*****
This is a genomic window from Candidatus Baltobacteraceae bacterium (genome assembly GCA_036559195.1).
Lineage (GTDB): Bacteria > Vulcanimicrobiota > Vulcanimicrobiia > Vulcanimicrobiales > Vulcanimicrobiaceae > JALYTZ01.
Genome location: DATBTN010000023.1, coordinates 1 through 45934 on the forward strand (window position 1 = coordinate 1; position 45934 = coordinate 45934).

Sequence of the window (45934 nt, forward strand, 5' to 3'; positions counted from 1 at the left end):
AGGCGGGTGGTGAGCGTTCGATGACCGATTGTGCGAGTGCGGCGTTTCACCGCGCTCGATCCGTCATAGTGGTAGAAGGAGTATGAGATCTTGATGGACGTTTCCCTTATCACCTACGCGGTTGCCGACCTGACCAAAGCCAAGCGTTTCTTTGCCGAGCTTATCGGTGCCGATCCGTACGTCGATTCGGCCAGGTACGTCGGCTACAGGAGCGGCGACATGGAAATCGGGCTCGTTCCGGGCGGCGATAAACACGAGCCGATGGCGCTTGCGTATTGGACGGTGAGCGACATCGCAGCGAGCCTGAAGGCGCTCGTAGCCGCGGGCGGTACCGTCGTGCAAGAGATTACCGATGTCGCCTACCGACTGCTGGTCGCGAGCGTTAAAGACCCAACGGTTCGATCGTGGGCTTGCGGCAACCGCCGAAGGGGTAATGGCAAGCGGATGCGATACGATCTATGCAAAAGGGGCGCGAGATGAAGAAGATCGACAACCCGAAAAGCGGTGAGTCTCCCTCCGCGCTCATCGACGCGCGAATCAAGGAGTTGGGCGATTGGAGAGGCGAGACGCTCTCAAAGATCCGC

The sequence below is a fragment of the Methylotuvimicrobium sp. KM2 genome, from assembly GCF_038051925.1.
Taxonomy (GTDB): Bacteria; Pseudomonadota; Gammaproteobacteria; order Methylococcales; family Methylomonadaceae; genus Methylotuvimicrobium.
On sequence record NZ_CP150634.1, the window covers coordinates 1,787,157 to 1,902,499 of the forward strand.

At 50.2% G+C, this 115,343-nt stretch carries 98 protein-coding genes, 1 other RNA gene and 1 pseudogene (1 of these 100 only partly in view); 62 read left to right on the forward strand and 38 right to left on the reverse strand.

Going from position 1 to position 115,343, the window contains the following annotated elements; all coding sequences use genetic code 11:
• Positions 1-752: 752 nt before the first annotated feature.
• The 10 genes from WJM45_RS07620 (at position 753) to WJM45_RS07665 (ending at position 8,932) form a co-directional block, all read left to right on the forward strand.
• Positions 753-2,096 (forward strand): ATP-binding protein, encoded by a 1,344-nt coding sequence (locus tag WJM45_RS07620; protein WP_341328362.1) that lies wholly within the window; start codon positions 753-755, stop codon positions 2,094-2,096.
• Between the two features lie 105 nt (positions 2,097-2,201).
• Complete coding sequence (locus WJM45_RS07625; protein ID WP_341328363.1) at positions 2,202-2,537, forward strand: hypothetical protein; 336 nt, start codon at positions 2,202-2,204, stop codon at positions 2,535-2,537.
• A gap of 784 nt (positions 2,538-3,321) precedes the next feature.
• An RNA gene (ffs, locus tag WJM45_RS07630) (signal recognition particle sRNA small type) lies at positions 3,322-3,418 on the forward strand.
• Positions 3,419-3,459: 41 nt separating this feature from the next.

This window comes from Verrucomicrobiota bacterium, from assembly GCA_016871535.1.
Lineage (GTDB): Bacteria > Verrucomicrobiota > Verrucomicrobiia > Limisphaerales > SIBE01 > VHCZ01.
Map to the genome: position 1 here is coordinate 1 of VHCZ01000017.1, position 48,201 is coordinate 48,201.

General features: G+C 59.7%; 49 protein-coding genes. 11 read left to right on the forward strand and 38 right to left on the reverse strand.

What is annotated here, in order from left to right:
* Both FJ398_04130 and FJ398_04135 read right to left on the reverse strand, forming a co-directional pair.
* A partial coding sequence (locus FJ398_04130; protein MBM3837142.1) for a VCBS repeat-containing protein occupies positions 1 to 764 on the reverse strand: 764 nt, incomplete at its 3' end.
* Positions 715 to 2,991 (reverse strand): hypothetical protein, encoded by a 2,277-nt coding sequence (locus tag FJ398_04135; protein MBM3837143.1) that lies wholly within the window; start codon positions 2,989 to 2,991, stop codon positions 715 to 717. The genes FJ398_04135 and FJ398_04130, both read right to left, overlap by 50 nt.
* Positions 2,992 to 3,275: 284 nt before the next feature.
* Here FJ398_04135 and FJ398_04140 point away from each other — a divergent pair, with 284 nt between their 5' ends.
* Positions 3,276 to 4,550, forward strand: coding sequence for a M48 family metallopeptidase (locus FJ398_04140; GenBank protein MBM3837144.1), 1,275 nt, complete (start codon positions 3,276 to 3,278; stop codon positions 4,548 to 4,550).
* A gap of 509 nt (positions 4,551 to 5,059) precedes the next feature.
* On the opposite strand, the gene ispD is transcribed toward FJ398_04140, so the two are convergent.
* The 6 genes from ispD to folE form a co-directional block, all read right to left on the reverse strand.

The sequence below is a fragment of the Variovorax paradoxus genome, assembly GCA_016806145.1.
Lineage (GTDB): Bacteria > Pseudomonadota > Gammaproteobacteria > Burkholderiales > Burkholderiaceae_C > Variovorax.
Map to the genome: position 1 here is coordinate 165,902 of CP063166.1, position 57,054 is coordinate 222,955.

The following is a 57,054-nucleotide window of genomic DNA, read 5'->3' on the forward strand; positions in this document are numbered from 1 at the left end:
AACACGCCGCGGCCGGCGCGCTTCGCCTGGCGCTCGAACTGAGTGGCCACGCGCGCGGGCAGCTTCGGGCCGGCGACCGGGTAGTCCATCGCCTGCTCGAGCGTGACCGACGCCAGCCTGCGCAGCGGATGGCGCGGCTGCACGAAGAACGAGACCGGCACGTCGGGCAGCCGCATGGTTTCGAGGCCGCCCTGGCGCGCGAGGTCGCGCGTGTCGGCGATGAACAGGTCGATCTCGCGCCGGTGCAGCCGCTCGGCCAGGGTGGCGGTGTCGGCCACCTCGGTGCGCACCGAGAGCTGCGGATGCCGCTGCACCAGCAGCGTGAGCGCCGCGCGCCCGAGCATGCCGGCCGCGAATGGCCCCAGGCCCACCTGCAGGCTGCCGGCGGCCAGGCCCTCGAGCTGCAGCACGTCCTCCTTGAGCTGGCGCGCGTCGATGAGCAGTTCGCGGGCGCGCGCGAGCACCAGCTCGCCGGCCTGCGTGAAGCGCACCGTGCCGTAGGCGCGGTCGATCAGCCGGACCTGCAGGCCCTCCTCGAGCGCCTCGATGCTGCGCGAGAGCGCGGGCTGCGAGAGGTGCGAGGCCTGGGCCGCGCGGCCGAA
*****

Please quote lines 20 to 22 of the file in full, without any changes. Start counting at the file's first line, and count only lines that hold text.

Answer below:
Lineage (GTDB): Bacteria > Verrucomicrobiota > Verrucomicrobiia > Limisphaerales > SIBE01 > VHCZ01.
Map to the genome: position 1 here is coordinate 1 of VHCZ01000017.1, position 48,201 is coordinate 48,201.

General features: G+C 59.7%; 49 protein-coding genes. 11 read left to right on the forward strand and 38 right to left on the reverse strand.